The rationale behind the Delius Trust's deference to Beecham is clear and comprehensible. 'We had a duty to carry out the provisions of Jelka Delius's will,' says Robert Threlfall, 'in the additional knowledge that Delius made it quite clear he regarded Beecham's performances as authoritative, telling others that Sir Thomas was editing his scores.' Few will be so churlish as to suggest the new Collected Edition is anything other than a thoroughly welcome arrival and an important achievement. But reservations exist. Violinist Tasmin Little, rapidly acquiring a reputation as a distinguished young Delian, is well aware of the interpretative googlies tossed up by the bare, spare original manuscripts.
'But the problem is that Beecham marked everything. The score gets somehow cluttered and you can feel too inhibited to let your imagination flow. I can think of places in the Violin Concerto where I feel just the opposite to Beecham. But obviously the new edition is a godsend to anyone wanting rapidly to get a sense of the style.'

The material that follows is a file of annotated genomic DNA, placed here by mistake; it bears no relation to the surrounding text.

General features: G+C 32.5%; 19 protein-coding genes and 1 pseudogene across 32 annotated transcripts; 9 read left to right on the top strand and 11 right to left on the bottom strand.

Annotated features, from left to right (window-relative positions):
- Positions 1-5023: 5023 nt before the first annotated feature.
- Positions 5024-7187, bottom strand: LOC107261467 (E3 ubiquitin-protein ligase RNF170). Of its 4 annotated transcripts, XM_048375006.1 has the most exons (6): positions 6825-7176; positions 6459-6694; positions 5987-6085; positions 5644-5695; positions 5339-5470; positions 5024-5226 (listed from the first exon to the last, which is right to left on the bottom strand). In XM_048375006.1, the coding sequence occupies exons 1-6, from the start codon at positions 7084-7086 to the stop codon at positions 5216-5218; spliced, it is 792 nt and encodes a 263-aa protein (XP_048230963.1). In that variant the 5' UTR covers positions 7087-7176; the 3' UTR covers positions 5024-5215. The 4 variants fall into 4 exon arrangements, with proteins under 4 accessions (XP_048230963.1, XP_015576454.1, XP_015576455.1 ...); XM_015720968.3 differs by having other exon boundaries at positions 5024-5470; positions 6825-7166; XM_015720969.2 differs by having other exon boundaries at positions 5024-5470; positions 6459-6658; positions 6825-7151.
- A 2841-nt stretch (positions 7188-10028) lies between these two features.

'Beecham said the first word on Delius, not the last,' adds conductor Vernon Handley, a veteran interpreter of the composer's music. 'Sir Thomas adored the music, brought off many very, very beautiful performances in my experience . . . but I find Delius tighter in terms of structure than Beecham was good at - his sense of flow was the great asset, but the music isn't as free as it sounds, it needs more control. I don't mind having very few directions in the score - I think it's a strength.'
Such thoughts bring the nearest thing to a snort from the genial Robert Threlfall. 'Beecham's sole sentence in his Delius biography about interpretation is exactly about control: 'It is imperative to maintain a tight control over the motion of the melodic line: otherwise there may be created an unpleasant sense of lassitude or shapelessness.' You see?' Threlfall likewise refutes suggestions that the Collected Edition should have signified page by page exactly what was added to Delius's original scores. 'Practical musicians wouldn't ask that - putting in so many italics, brackets and so on would just have made the scores so much more difficult to read. Unedited Delius scores are, after all, still available for those who want them. Anyone is welcome to make their own edition.'Reuse content